Friday, February 24, 2012

If we listen to Stephen Hester we have learnt nothing from the banking crash

The Independent tells us that
Royal Bank of Scotland yesterday launched a concerted fightback against the mounting outrage over its decision to spend £785m on bonuses despite reporting a £2bn loss – almost double the previous year's figure.
And it quotes the bank's chief executive Stephen Hester:
"The noise around RBS is damaging to the prospect of achieving the goals everyone needs of it. So far in the latest three years we have overcome that noise, and we will try to keep doing that, but no one should be under any illusions that you can't have your cake and eat it."
In other words, Hester is convinced that he is right about everything and that any attempt to question his judgement is therefore bound to be harmful.

Does that remind you of anyone? A former chief executive of RBS perhaps?

In a blog post written three years ago and entitled Macho management is irrational and inefficient, I quoted a Times article about a familiar figure...
Goodwin, nicknamed “Fred the Shred” for his brutal cost-cutting, was an autocratic and fearsomely controlling boss. He even set dress rules for fellow executives that included wearing ties with RBS logos. 
At Goodwin’s “morning prayers”, where he delivered decisions and rarely accepted dissent, he pursued an ambitious expansion strategy.
I'm sure Goodwin had harsh things to say about "noise" too. And the same post quoted Alex Brummer on Adam Applegarth, the former head of Northern Rock, the building society turned bank whose collapse was the first sign to the public of things to come:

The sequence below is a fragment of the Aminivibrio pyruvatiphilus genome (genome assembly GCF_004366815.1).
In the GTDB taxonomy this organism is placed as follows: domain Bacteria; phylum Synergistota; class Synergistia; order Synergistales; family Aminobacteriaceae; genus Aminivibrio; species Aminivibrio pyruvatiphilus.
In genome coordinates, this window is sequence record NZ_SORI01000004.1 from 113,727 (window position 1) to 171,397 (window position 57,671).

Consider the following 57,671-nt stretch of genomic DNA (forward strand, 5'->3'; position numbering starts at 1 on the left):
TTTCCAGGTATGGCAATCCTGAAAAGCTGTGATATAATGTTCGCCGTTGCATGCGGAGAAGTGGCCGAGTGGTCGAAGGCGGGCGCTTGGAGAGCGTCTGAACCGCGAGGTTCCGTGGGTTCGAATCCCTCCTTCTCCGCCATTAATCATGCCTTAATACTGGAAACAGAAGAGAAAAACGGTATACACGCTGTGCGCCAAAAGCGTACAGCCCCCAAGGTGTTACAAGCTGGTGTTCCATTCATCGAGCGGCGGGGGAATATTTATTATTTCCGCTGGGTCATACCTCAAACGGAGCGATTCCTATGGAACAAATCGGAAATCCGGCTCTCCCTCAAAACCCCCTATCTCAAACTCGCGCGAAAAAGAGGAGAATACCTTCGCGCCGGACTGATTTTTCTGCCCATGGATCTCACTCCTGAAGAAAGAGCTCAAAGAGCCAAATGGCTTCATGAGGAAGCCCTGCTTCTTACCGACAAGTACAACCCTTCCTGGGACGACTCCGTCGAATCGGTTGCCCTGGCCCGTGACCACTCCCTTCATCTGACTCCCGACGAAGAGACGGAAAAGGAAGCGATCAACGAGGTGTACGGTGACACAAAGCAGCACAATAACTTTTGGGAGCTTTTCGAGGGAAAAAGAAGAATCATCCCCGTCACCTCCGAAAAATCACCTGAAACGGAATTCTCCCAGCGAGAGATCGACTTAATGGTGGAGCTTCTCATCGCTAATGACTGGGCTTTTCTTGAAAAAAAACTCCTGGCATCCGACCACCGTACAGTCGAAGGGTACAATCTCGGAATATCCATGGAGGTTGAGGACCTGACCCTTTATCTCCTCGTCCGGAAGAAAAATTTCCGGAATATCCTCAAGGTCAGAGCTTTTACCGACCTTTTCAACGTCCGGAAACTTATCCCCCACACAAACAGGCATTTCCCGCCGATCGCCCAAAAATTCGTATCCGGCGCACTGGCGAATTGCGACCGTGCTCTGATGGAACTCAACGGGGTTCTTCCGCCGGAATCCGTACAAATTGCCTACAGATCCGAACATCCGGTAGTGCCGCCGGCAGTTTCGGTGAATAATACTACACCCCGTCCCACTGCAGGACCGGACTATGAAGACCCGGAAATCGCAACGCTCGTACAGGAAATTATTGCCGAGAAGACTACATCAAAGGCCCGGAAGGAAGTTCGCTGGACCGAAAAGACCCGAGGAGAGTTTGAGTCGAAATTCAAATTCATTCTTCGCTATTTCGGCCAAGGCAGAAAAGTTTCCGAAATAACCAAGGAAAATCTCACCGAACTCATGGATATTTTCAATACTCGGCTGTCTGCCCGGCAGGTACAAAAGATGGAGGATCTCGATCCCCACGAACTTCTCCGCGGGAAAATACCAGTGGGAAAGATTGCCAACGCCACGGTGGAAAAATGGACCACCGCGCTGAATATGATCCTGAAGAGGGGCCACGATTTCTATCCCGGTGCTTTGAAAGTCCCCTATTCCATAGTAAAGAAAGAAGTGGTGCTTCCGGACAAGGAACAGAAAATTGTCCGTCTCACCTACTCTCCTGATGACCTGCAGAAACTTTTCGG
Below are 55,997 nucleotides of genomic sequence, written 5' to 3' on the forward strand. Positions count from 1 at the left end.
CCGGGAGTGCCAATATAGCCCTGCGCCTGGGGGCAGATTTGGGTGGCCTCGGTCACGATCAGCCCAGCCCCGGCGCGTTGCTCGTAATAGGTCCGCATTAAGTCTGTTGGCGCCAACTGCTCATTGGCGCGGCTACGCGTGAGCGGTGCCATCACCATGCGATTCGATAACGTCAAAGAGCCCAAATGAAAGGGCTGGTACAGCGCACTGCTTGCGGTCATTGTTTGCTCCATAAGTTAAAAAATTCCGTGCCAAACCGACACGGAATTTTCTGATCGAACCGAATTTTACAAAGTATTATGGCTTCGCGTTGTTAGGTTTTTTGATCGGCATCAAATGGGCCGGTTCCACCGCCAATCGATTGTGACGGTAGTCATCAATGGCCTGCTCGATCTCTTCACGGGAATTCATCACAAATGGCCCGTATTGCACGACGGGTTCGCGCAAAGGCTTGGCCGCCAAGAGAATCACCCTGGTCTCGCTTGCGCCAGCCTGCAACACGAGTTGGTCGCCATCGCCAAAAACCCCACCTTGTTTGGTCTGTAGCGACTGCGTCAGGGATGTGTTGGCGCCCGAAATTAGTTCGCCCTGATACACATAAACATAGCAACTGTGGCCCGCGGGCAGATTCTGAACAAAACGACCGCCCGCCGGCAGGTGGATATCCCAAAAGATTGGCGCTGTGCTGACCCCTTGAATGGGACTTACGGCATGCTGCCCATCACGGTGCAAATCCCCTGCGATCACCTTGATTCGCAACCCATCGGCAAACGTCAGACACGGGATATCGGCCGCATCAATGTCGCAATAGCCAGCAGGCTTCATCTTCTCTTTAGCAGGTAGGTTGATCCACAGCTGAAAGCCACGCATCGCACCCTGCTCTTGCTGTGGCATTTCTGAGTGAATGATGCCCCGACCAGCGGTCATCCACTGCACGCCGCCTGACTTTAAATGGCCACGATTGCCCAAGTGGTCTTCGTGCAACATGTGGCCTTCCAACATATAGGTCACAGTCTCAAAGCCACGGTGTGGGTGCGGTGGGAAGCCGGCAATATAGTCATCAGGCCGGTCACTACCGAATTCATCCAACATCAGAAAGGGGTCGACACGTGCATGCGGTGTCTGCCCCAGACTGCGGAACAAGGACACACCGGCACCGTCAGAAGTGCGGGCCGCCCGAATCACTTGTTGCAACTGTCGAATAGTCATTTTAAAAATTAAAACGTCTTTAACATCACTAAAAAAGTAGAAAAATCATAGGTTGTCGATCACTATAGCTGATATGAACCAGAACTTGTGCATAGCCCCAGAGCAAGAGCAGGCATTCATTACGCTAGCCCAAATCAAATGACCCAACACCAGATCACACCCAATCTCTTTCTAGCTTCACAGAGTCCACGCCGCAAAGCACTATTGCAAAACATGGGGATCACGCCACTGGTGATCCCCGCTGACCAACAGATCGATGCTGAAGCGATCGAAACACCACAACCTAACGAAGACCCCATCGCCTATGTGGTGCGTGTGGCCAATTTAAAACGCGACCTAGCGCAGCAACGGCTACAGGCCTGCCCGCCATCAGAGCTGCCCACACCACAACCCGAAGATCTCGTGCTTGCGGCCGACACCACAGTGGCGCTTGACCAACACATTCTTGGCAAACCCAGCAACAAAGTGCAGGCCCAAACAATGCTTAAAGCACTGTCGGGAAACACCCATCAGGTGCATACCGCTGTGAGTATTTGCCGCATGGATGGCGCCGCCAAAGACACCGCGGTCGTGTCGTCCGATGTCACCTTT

He had a reputation as a martinet who was difficult to challenge. 
An insider said: 'He had an iron grip on the company. Any alternative plan or idea was rejected by those close to him on the basis that "Adam wouldn't like it".' There was no feedback. He surrounded himself with 'yes men' and Northern Rock ended up with people in senior positions who were not fit for purpose. 
The company raced on, brushing aside worries about rising interest rates (which might leave its customers unable to pay their monthly mortgage) and a faltering housing market (which could drop them into negative equity). Applegarth rode roughshod over the bank's board of directors, who lacked the confidence or ability to call a halt to this imprudent expansion.
My point is not that Hester is a ludicrous incompetent like Goodwin or Applegarth. It is that if we behave as he demands and refrain from questioning his decisions, there will be no way of finding out if he is until he is.

You could say that Hester has failed to take into account that he is effectively working in the public sector. Certainly, he would have been less likely to be bundled out of accepting his bonus if he had been working for a private company.

But if the banking collapse has taught us anything it is that all banks are ultimately underwritten by the taxpayers. Therefore we should all take a close interest in the decisions of their chief executives. We may have to pay for them one day.